Billions for the Bankers, Debts for the People (1984), Sheldon Emry: “The German government financed its entire operations from 1935 to 1945 without gold, and without debt.”

Money for business operation, startup and expansion is crucial. Money for business operation, start-up and expansion is crucial.

New Messiah says: “Money for speculation is pure evil.”


The Bank of England 2014: “...In that view, central banks implement monetary policy by choosing a quantity of reserves. And, because there is assumed to be a constant ratio of broad money to base money, these reserves are then ‘multiplied up’ to a much greater change in bank loans and deposits. For the theory to hold, the amount of reserves must be a binding constraint on lending, and the central bank must directly determine the amount of reserves. While the money multiplier theory can be a useful way of introducing money and banking in economic textbooks, it is not an accurate description of how money is created in reality.”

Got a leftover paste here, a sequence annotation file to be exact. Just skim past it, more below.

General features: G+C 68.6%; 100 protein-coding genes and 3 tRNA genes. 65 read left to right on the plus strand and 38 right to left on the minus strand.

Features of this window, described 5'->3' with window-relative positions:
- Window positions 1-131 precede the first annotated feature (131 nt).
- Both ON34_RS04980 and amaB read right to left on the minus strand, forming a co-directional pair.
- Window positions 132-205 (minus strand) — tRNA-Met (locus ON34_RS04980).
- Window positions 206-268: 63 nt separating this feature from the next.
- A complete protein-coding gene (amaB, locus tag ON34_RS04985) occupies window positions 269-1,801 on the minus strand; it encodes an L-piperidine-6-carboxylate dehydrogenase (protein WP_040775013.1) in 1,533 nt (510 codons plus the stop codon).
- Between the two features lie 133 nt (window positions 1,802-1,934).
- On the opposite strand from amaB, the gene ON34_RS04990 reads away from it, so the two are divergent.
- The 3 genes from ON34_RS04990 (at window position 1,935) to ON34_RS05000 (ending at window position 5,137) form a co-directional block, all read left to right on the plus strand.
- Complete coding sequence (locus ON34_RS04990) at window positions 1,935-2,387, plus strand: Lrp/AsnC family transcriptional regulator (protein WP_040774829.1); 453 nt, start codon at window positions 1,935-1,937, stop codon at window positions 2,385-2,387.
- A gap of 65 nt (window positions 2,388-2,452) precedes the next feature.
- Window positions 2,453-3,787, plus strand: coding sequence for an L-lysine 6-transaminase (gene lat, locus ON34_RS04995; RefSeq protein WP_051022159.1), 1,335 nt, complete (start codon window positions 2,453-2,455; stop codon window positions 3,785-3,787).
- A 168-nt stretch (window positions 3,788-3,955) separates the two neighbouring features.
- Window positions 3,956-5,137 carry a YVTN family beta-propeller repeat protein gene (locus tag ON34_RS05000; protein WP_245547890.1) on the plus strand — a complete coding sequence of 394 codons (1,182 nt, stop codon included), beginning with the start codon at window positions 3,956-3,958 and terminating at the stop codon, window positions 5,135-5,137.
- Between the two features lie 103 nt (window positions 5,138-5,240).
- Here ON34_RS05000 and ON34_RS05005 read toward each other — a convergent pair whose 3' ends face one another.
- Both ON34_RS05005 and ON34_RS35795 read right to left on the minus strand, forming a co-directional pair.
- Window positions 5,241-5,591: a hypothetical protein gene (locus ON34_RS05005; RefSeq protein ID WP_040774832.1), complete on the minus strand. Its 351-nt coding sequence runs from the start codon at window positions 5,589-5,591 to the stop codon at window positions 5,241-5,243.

The Bank of England 2014: “Another common misconception is that the central bank determines the quantity of loans and deposits in the economy by controlling the quantity of central bank money - the so-called ‘money multiplier’ approach. ...”

The Australian, D. J. Amos in a pamphlet from 1943: “the Government was compelled to hold a reserve in gold equal to one-fourth of its note issue.” [2]